Agriculture Commissioner James Comer will lead a Kentucky delegation to Washington to ask for an exemption to allow farmers in his state to grow industrial hemp.
That announcement comes after the Kentucky Legislature passed a bill that lays the groundwork for licensing hemp growers if the federal government ever lifts a ban on the crop.
Hemp thrived in Kentucky generations ago but was banned after the federal government classified it as a controlled substance.
Comer has said hemp could be an economic boon for Kentucky. Besides creating another crop for the state's farmers, Comer said hemp could lead to manufacturing jobs that produce products ranging from paper to cosmetics.
Negotiations have broken down on a bill that would allow Kentucky to quickly license hemp growers if the federal government ever lifts a ban on the crop, according to a state legislative leader.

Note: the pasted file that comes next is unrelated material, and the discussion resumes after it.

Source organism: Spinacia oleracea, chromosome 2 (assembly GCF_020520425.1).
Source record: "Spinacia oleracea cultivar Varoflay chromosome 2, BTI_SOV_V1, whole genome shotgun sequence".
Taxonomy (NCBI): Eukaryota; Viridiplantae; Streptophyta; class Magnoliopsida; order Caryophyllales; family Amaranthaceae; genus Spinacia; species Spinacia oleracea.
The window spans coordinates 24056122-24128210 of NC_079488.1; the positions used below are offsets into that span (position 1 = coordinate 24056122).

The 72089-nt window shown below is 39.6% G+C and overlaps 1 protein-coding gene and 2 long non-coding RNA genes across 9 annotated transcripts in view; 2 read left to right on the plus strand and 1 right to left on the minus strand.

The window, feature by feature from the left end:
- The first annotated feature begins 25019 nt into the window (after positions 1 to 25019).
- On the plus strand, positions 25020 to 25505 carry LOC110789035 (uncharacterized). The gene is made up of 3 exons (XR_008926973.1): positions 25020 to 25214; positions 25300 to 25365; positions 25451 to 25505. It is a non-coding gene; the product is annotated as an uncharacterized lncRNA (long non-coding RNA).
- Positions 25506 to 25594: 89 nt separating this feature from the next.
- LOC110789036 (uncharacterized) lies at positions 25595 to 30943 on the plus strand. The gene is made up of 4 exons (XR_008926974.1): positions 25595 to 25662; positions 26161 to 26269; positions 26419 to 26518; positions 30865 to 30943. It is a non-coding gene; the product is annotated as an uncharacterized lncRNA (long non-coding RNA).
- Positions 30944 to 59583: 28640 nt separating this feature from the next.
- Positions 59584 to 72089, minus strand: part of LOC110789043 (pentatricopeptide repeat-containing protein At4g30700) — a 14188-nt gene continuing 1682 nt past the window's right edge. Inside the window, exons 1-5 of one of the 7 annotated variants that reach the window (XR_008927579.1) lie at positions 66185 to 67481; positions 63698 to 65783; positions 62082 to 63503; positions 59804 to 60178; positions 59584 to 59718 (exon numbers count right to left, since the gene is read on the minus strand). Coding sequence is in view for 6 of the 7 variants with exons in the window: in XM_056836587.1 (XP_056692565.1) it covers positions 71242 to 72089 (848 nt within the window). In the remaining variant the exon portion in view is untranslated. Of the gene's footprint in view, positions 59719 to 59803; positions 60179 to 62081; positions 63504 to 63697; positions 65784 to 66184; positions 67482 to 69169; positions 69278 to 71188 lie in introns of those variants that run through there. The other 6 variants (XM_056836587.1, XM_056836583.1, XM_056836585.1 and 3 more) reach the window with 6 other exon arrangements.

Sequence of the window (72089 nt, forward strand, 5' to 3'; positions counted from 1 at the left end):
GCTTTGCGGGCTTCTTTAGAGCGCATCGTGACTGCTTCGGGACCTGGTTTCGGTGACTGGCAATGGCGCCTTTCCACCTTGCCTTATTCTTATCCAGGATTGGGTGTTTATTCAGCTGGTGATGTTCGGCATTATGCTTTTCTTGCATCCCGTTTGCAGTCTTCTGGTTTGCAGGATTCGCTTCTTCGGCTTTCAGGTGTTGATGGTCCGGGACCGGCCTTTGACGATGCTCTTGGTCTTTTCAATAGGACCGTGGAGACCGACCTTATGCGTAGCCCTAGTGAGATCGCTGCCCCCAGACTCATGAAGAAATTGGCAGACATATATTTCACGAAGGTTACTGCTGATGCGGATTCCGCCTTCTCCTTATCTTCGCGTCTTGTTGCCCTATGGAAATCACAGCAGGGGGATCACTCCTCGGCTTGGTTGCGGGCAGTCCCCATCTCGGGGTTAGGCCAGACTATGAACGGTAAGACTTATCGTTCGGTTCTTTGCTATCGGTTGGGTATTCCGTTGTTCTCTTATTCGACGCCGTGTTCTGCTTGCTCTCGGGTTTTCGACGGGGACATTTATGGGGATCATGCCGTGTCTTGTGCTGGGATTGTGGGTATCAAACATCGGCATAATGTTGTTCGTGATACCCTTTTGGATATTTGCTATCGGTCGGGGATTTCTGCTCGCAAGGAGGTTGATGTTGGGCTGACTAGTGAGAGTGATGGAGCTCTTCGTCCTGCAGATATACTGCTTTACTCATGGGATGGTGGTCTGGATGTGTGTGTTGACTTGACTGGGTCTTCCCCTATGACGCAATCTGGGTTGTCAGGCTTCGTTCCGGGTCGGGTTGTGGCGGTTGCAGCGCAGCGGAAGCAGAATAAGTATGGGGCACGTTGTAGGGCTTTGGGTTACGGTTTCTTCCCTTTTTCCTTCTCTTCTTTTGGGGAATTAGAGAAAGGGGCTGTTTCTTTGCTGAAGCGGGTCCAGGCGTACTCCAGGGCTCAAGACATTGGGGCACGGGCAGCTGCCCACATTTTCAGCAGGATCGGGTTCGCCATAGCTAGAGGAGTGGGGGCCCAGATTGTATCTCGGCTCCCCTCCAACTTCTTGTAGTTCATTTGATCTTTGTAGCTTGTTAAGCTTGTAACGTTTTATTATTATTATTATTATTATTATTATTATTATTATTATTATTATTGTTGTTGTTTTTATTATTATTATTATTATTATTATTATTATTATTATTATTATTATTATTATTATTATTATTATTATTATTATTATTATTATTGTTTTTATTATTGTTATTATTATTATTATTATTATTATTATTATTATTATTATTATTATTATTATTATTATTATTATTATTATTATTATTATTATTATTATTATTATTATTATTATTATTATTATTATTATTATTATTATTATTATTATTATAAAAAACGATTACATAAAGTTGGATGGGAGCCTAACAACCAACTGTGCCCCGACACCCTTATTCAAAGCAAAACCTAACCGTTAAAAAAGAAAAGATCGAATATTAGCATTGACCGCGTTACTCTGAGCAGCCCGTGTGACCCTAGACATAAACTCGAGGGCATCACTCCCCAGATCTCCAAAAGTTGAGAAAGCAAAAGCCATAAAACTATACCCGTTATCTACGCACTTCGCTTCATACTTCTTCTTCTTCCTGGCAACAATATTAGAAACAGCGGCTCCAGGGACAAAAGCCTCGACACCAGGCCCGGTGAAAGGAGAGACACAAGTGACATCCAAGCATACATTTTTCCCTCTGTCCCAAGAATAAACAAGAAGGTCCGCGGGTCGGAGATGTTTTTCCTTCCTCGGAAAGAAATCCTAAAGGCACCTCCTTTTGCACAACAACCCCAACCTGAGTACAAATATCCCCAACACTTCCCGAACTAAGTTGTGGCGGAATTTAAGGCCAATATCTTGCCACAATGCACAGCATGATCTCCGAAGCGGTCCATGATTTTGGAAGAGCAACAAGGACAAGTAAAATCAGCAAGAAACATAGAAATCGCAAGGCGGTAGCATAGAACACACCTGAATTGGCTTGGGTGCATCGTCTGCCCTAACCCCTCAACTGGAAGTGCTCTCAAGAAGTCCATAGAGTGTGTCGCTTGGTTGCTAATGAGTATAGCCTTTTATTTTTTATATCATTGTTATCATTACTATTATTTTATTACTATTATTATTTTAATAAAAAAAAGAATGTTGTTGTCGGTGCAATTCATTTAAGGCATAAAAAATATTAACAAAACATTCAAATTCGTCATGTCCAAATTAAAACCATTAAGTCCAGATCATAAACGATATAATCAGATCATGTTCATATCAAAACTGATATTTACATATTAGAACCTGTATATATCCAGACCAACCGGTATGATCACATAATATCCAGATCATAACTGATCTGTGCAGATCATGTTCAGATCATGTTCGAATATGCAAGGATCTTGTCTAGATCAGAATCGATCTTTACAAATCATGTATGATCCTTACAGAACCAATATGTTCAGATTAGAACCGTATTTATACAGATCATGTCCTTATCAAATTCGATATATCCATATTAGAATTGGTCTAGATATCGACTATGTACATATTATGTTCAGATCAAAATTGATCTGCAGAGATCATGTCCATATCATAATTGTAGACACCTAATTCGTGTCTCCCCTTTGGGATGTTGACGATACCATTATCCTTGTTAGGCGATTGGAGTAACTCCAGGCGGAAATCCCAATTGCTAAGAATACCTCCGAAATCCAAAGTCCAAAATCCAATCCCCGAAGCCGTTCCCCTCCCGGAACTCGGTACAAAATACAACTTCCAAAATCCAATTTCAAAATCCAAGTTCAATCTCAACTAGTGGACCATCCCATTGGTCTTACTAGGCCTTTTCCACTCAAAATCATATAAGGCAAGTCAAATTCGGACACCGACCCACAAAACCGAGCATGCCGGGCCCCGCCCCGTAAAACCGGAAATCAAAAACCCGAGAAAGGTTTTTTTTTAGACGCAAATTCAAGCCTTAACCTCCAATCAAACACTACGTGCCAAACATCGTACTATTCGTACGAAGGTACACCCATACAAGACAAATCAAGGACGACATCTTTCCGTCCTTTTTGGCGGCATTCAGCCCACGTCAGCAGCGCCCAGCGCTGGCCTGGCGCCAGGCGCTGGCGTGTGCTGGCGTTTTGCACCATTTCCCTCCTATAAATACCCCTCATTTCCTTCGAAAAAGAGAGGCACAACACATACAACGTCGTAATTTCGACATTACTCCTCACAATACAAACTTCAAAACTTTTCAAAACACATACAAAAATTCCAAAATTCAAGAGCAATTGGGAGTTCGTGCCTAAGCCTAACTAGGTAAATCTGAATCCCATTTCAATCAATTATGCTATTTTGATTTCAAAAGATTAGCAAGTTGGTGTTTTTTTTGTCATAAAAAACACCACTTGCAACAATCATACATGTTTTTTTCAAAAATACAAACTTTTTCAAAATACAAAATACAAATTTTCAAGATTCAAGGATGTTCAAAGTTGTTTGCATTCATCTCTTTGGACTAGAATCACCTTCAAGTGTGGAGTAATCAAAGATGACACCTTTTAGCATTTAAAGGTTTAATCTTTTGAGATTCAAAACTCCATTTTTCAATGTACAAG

House Floor Leader Rocky Adkins, D-Catlettsburg, had voiced optimism early Monday that a deal could be struck between House and Senate negotiators before the Legislature adjourns on Tuesday. However, by Monday night, he said he was disappointed by the lack of progress.
The hemp legislation has been hotly debated this year in Frankfort and was languishing in the House before Adkins stepped in with a proposal that seemed to revive it.
Hemp thrived as a crop in Kentucky generations ago but has been banned for decades by the federal government after it was classified as a controlled substance.